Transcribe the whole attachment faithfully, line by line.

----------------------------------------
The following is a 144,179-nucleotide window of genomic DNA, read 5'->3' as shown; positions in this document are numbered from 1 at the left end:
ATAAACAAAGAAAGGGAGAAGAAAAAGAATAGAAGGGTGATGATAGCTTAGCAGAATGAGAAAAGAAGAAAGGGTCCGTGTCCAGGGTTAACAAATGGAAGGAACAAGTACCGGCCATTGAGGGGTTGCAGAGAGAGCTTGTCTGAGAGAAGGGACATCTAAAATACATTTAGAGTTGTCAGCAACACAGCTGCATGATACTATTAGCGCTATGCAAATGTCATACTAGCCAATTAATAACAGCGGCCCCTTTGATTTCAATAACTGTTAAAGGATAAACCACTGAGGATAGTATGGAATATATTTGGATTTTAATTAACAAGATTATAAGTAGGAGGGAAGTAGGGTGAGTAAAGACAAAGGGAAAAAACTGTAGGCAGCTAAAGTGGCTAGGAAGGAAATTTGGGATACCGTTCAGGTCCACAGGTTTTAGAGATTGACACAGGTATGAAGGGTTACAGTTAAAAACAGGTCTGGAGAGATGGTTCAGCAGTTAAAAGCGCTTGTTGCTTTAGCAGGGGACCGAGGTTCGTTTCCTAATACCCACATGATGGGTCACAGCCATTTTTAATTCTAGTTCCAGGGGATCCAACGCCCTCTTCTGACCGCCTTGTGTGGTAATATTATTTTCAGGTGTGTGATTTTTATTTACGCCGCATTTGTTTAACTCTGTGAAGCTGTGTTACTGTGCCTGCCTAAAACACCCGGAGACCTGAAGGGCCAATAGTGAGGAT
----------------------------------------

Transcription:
The following is a 144,179-nucleotide window of genomic DNA, read 5'->3' as shown; positions in this document are numbered from 1 at the left end:
ATAAACAAAGAAAGGGAGAAGAAAAAGAATAGAAGGGTGATGATAGCTTAGCAGAATGAGAAAAGAAGAAAGGGTCCGTGTCCAGGGTTAACAAATGGAAGGAACAAGTACCGGCCATTGAGGGGTTGCAGAGAGAGCTTGTCTGAGAGAAGGGACATCTAAAATACATTTAGAGTTGTCAGCAACACAGCTGCATGATACTATTAGCGCTATGCAAATGTCATACTAGCCAATTAATAACAGCGGCCCCTTTGATTTCAATAACTGTTAAAGGATAAACCACTGAGGATAGTATGGAATATATTTGGATTTTAATTAACAAGATTATAAGTAGGAGGGAAGTAGGGTGAGTAAAGACAAAGGGAAAAAACTGTAGGCAGCTAAAGTGGCTAGGAAGGAAATTTGGGATACCGTTCAGGTCCACAGGTTTTAGAGATTGACACAGGTATGAAGGGTTACAGTTAAAAACAGGTCTGGAGAGATGGTTCAGCAGTTAAAAGCGCTTGTTGCTTTAGCAGGGGACCGAGGTTCGTTTCCTAATACCCACATGATGGGTCACAGCCATTTTTAATTCTAGTTCCAGGGGATCCAACGCCCTCTTCTGACCGCCTTGTGTGGTAATATTATTTTCAGGTGTGTGATTTTTATTTACGCCGCATTTGTTTAACTCTGTGAAGCTGTGTTACTGTGCCTGCCTAAAACACCCGGAGACCTGAAGGGCCAATAGTGAGGAT